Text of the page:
If you ever watch old tapes of David Letterman, I strongly commend to you the shows from 1993, when Letterman was in the process of being rejected for the Tonight Show at NBC, but hadn’t yet signed his big deal at CBS. Inside, he was miserable.
On camera, he was never funnier.
So it is with Scott Raab’s new book “The Whore of Akron.”
Raab gives full throat to the sorrow of Cleveland sports fans and their endless drought. No baseball championships since 1948. No football championships since 1964. Scott Raab knows. He was there. Now he brandishes his ticket stub like his personal splinter from the True Cross. No basketball championships since ever.
LeBron James was going to change that with the Cleveland Cavaliers of the NBA. More to the point, as a local, he was supposed to understand it was his responsibility to change that. And when he didn’t, not only spurning Cleveland for Miami, but doing it in a particularly douchey way, with the hour on ESPN and all, he ignited the righteous fire of Scott Raab on behalf of all Cleveland sports fans.
And Raab is not a forgiving guy. Among those he cannot pardon are former Cavs’ general manager Danny Ferry; Art Modell, who pried the Browns loose from Cleveland and took them to Baltimore; Jose Mesa, who blew the save that would have won the World Series for the Indians and ended the drought in 1997; the Miami Heat press rep who won’t credential Raab, an Esquire Magazine veteran, for the games. Or Scott’s mother, guilty of indifferent parenting.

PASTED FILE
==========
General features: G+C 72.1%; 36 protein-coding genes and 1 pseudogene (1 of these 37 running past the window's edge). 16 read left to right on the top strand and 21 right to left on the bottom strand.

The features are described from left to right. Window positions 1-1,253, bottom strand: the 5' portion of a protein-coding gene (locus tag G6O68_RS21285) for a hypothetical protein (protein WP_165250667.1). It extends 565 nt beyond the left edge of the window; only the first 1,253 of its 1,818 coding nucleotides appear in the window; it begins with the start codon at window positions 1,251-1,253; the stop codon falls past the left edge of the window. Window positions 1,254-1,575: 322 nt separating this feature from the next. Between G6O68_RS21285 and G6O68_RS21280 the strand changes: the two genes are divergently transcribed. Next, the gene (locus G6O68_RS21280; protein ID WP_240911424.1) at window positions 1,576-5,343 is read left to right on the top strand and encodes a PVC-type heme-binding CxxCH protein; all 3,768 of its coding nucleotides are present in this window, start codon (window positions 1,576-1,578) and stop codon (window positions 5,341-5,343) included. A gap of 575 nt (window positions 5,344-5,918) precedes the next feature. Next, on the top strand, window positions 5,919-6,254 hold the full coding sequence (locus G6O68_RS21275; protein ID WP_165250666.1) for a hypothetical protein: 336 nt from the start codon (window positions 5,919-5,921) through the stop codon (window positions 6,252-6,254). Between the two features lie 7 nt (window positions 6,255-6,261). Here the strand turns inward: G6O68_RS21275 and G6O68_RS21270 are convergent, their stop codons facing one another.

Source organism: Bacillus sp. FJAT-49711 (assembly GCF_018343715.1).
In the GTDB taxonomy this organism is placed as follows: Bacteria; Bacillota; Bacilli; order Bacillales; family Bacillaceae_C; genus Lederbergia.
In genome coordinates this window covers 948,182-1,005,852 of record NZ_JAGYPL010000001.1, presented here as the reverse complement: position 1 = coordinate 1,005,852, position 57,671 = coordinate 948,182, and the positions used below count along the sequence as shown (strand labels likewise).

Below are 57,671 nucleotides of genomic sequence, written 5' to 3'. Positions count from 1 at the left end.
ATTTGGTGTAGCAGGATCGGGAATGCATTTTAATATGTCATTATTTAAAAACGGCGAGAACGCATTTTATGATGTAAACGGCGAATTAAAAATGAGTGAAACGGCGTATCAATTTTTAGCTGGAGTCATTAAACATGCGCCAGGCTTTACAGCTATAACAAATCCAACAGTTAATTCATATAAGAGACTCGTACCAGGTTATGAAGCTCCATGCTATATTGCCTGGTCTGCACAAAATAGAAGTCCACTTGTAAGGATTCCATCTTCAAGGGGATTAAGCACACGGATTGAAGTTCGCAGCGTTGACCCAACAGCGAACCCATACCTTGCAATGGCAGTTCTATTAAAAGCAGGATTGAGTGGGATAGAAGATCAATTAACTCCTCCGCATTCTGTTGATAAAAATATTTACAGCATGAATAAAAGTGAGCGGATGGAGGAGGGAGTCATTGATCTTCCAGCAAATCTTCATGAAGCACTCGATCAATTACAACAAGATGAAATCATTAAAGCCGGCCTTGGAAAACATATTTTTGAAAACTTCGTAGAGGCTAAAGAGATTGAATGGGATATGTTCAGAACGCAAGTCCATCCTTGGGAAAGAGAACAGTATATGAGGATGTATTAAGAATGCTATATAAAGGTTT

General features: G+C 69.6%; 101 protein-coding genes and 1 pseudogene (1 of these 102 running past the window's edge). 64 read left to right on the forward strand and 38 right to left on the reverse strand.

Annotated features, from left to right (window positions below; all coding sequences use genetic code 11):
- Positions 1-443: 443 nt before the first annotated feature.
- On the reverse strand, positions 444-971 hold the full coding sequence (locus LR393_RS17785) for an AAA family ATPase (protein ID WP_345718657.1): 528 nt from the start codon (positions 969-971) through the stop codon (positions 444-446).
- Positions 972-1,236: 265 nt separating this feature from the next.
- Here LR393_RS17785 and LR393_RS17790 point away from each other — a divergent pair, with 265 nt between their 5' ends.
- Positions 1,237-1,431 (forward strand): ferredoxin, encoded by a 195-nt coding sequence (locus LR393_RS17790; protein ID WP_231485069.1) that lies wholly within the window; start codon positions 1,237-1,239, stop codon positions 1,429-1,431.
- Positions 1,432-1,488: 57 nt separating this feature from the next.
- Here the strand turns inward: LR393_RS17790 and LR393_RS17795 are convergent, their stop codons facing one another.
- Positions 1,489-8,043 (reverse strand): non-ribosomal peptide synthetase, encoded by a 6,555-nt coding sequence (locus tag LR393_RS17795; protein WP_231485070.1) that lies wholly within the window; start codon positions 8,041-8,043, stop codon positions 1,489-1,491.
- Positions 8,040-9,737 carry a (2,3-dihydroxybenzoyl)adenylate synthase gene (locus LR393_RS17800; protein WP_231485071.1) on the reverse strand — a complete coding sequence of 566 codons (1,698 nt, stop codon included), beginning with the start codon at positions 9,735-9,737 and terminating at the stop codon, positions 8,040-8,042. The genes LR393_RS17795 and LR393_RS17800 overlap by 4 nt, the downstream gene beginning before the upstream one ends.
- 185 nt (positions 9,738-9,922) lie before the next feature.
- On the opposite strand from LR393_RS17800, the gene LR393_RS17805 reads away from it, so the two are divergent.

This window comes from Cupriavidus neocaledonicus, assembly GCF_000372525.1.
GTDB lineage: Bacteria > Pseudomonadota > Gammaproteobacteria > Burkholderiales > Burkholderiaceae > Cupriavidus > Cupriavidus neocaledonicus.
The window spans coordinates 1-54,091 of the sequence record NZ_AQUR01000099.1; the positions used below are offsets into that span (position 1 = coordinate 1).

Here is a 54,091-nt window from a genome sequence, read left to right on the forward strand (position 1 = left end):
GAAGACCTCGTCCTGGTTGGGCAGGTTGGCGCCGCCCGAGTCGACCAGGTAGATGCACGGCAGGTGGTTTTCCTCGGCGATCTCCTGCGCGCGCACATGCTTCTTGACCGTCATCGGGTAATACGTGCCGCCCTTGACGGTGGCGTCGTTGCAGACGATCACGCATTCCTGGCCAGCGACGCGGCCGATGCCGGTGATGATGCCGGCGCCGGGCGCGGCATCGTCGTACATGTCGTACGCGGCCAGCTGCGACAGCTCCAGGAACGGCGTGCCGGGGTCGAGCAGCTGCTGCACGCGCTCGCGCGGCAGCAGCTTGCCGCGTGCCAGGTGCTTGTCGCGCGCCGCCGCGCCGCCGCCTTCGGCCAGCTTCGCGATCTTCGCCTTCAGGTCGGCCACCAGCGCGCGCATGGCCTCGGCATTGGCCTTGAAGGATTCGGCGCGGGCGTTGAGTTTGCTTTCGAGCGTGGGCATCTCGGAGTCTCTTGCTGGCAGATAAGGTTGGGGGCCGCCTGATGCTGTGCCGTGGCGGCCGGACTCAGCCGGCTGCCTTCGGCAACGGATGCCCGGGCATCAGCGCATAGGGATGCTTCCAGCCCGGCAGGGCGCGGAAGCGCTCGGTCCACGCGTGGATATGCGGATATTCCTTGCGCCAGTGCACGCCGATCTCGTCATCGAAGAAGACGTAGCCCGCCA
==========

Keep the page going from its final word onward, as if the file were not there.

The Whore of Akron is a sometimes hilarious, sometimes poignant rant about the meaning of home and loyalty.
Along the way, Raab leaves us to discover the irony that his passion for Cleveland is practiced at a distance – that he himself left decades ago and today walks among us in Glen Ridge. And he generously gives the book’s central revelation to the comedian Chris Rock: what young man wouldn’t leave Cleveland for Miami if he could?
I am told that before the Great Betrayal, Raab’s original commission was to write about LeBron leading Cleveland sports fans out of the darkness. That would have been a very different book, one that might find that even if Cleveland has progressed beyond its “Crooked River Burning” days, the pride of championships doesn’t quite compensate for the long twilight of declining industry and falling population.
As it is, we follow him to the NBA finals, where (spoiler alert!), to Raab’s delight, Miami falls to Dallas and James is particularly awful at the end.
It’s cold comfort, rooting against someone.
But it’s better than no comfort al all.